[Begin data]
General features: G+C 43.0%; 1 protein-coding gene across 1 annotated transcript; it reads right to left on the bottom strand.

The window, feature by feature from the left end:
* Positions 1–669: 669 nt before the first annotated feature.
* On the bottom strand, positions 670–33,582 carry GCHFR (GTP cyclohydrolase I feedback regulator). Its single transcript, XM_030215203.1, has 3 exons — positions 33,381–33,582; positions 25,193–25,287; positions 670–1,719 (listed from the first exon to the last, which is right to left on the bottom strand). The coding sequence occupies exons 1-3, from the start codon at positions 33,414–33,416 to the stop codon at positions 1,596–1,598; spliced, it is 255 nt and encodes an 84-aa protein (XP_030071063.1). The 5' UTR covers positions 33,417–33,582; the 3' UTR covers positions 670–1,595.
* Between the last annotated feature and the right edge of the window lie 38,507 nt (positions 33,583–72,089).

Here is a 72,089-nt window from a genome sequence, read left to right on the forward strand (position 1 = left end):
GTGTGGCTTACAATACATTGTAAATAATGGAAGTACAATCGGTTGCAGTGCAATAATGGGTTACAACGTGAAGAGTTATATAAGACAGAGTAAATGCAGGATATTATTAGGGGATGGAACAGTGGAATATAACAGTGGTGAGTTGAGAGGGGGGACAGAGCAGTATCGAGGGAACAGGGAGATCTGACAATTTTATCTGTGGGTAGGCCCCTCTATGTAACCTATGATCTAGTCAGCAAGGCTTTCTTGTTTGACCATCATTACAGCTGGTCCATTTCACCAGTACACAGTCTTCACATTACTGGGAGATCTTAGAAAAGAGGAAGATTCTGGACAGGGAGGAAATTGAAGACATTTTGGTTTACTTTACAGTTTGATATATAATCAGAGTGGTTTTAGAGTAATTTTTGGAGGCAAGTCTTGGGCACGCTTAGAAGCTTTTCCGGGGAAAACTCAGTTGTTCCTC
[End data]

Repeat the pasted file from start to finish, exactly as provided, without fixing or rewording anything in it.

General features: G+C 43.0%; 1 protein-coding gene across 1 annotated transcript; it reads right to left on the bottom strand.

The window, feature by feature from the left end:
* Positions 1–669: 669 nt before the first annotated feature.
* On the bottom strand, positions 670–33,582 carry GCHFR (GTP cyclohydrolase I feedback regulator). Its single transcript, XM_030215203.1, has 3 exons — positions 33,381–33,582; positions 25,193–25,287; positions 670–1,719 (listed from the first exon to the last, which is right to left on the bottom strand). The coding sequence occupies exons 1-3, from the start codon at positions 33,414–33,416 to the stop codon at positions 1,596–1,598; spliced, it is 255 nt and encodes an 84-aa protein (XP_030071063.1). The 5' UTR covers positions 33,417–33,582; the 3' UTR covers positions 670–1,595.
* Between the last annotated feature and the right edge of the window lie 38,507 nt (positions 33,583–72,089).

Here is a 72,089-nt window from a genome sequence, read left to right on the forward strand (position 1 = left end):
GTGTGGCTTACAATACATTGTAAATAATGGAAGTACAATCGGTTGCAGTGCAATAATGGGTTACAACGTGAAGAGTTATATAAGACAGAGTAAATGCAGGATATTATTAGGGGATGGAACAGTGGAATATAACAGTGGTGAGTTGAGAGGGGGGACAGAGCAGTATCGAGGGAACAGGGAGATCTGACAATTTTATCTGTGGGTAGGCCCCTCTATGTAACCTATGATCTAGTCAGCAAGGCTTTCTTGTTTGACCATCATTACAGCTGGTCCATTTCACCAGTACACAGTCTTCACATTACTGGGAGATCTTAGAAAAGAGGAAGATTCTGGACAGGGAGGAAATTGAAGACATTTTGGTTTACTTTACAGTTTGATATATAATCAGAGTGGTTTTAGAGTAATTTTTGGAGGCAAGTCTTGGGCACGCTTAGAAGCTTTTCCGGGGAAAACTCAGTTGTTCCTC